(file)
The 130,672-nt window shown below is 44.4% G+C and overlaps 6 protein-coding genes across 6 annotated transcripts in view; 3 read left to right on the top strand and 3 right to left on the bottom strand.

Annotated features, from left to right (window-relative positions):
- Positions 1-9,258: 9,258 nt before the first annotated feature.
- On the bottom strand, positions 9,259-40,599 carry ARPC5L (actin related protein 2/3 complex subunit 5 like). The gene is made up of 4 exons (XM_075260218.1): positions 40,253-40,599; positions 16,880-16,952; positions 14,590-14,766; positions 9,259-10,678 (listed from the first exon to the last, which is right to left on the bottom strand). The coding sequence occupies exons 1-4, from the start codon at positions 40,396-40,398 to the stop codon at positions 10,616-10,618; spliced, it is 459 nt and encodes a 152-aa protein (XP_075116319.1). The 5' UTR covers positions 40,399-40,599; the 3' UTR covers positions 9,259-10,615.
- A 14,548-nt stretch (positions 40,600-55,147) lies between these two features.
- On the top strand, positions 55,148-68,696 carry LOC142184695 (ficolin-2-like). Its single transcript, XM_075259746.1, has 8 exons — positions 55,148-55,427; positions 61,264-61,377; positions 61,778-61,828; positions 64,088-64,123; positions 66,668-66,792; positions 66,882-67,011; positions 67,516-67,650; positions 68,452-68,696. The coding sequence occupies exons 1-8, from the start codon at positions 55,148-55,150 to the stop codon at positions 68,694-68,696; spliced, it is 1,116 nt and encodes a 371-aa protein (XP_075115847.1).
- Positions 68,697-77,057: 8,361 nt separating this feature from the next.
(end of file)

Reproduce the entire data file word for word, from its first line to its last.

The 130,672-nt window shown below is 44.4% G+C and overlaps 6 protein-coding genes across 6 annotated transcripts in view; 3 read left to right on the top strand and 3 right to left on the bottom strand.

Annotated features, from left to right (window-relative positions):
- Positions 1-9,258: 9,258 nt before the first annotated feature.
- On the bottom strand, positions 9,259-40,599 carry ARPC5L (actin related protein 2/3 complex subunit 5 like). The gene is made up of 4 exons (XM_075260218.1): positions 40,253-40,599; positions 16,880-16,952; positions 14,590-14,766; positions 9,259-10,678 (listed from the first exon to the last, which is right to left on the bottom strand). The coding sequence occupies exons 1-4, from the start codon at positions 40,396-40,398 to the stop codon at positions 10,616-10,618; spliced, it is 459 nt and encodes a 152-aa protein (XP_075116319.1). The 5' UTR covers positions 40,399-40,599; the 3' UTR covers positions 9,259-10,615.
- A 14,548-nt stretch (positions 40,600-55,147) lies between these two features.
- On the top strand, positions 55,148-68,696 carry LOC142184695 (ficolin-2-like). Its single transcript, XM_075259746.1, has 8 exons — positions 55,148-55,427; positions 61,264-61,377; positions 61,778-61,828; positions 64,088-64,123; positions 66,668-66,792; positions 66,882-67,011; positions 67,516-67,650; positions 68,452-68,696. The coding sequence occupies exons 1-8, from the start codon at positions 55,148-55,150 to the stop codon at positions 68,694-68,696; spliced, it is 1,116 nt and encodes a 371-aa protein (XP_075115847.1).
- Positions 68,697-77,057: 8,361 nt separating this feature from the next.